I have christian friends who are going to vote for Donald Trump, some who may even read my blog post here, and so I want to say that although I disagree with them, my point isn’t to say anything about his qualifications or lack thereof. Instead, what is so confusing to me is that many of them (not all, but many) will say that one of the things that they love about Trump is how he “always speaks his mind” and doesn’t allow political norms to govern the way he does things. And although there is certainly something to be said for transparency (it’s a must for a presidential candidate!), there is a huge difference between being transparent, and exhibiting a lack of propriety to fit the circumstances.
But even then, my disappointment isn’t in Donald Trump, but instead, in the christians who would raise up his seeming disregard for societal norms as something that is automatically endearing. Why is it that someone who “always speaks their mind” is someone to be admired? What saith the scriptures regarding such people?
Proverbs 29:11 – The fool vents all his feelings, but the wise person keeps them to himself.
Proverbs 25:11 – A word aptly spoken is like apples of gold in a setting of silver.
What does the bible call someone who always speaks their mind? What does scripture call someone who shows a disregard for propriety? God calls them foolish.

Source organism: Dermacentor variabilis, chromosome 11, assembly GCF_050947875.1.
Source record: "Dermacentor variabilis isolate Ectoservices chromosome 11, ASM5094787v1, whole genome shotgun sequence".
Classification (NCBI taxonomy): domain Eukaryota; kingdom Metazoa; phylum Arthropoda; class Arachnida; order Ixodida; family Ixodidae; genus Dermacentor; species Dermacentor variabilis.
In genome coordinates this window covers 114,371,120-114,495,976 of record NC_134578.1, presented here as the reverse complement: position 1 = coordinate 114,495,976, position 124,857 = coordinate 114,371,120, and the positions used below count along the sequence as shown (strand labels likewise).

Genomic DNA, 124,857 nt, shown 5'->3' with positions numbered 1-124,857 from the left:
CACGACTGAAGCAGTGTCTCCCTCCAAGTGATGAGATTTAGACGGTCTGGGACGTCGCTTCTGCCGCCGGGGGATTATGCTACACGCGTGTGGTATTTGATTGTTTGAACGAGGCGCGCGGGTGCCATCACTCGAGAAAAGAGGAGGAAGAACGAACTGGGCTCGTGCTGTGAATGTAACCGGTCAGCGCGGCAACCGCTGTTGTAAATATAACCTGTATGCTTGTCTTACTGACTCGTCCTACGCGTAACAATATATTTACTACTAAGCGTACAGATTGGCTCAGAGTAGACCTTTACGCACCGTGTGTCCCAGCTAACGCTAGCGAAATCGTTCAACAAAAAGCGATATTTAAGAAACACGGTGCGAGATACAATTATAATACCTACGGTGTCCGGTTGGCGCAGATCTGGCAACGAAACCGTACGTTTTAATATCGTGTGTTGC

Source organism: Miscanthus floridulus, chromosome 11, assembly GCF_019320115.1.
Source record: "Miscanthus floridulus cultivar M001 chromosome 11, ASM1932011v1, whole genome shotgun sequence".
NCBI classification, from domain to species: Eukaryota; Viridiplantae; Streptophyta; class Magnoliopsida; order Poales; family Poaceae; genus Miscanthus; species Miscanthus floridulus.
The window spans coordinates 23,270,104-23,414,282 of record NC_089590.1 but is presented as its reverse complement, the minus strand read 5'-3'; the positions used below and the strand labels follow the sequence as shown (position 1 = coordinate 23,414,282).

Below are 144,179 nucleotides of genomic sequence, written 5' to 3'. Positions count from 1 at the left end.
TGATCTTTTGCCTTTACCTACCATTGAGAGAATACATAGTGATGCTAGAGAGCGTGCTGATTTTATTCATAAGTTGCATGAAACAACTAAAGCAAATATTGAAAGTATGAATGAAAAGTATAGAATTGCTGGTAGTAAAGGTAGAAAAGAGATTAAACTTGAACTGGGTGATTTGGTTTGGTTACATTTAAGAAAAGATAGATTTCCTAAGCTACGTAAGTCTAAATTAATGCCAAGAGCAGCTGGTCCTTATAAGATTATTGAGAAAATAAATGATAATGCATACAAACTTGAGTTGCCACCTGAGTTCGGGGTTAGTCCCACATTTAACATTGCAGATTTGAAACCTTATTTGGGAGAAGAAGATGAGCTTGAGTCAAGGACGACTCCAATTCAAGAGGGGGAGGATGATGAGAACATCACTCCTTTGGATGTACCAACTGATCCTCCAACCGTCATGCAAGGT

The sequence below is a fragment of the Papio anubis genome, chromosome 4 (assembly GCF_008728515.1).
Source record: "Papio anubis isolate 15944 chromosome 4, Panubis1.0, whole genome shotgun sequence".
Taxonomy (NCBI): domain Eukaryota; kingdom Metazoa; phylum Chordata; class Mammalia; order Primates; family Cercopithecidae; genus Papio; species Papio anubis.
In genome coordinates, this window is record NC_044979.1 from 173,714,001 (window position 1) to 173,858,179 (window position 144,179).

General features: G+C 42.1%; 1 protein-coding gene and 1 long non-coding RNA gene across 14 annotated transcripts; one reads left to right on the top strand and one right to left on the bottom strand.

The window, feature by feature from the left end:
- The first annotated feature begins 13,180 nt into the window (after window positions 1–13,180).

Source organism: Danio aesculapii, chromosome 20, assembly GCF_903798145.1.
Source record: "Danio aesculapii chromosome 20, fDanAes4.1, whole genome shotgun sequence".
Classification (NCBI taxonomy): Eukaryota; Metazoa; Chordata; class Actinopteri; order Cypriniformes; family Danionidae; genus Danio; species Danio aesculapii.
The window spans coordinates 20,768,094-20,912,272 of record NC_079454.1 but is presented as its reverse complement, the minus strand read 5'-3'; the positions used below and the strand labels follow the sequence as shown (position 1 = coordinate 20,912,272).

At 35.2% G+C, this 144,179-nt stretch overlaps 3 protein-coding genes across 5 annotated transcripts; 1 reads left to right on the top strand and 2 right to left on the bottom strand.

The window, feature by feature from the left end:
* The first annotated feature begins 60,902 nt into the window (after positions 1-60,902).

It’s not meaning “fool” as in some sort of “cosmic name-calling” way, but in the sense that they lack wisdom.
My fear is that, whether it’s because of the way that social media publicizes our private lives, or whether it’s simply because of the increasing secularization of our culture, or whether one of those feeds the other, or whether it’s something else entirely…my fear is that christians are thinking and acting like the fools of Proverbs.
If you are reading this, my hope would simply be that you would consider God’s words regarding the idea of propriety, and that you consider that public life and private life are not the same. Whether it’s regarding a major album, or the right way to speak about any given issue, or the criteria you use to determine who you’ll vote for, God calls christians to be wise, not foolish.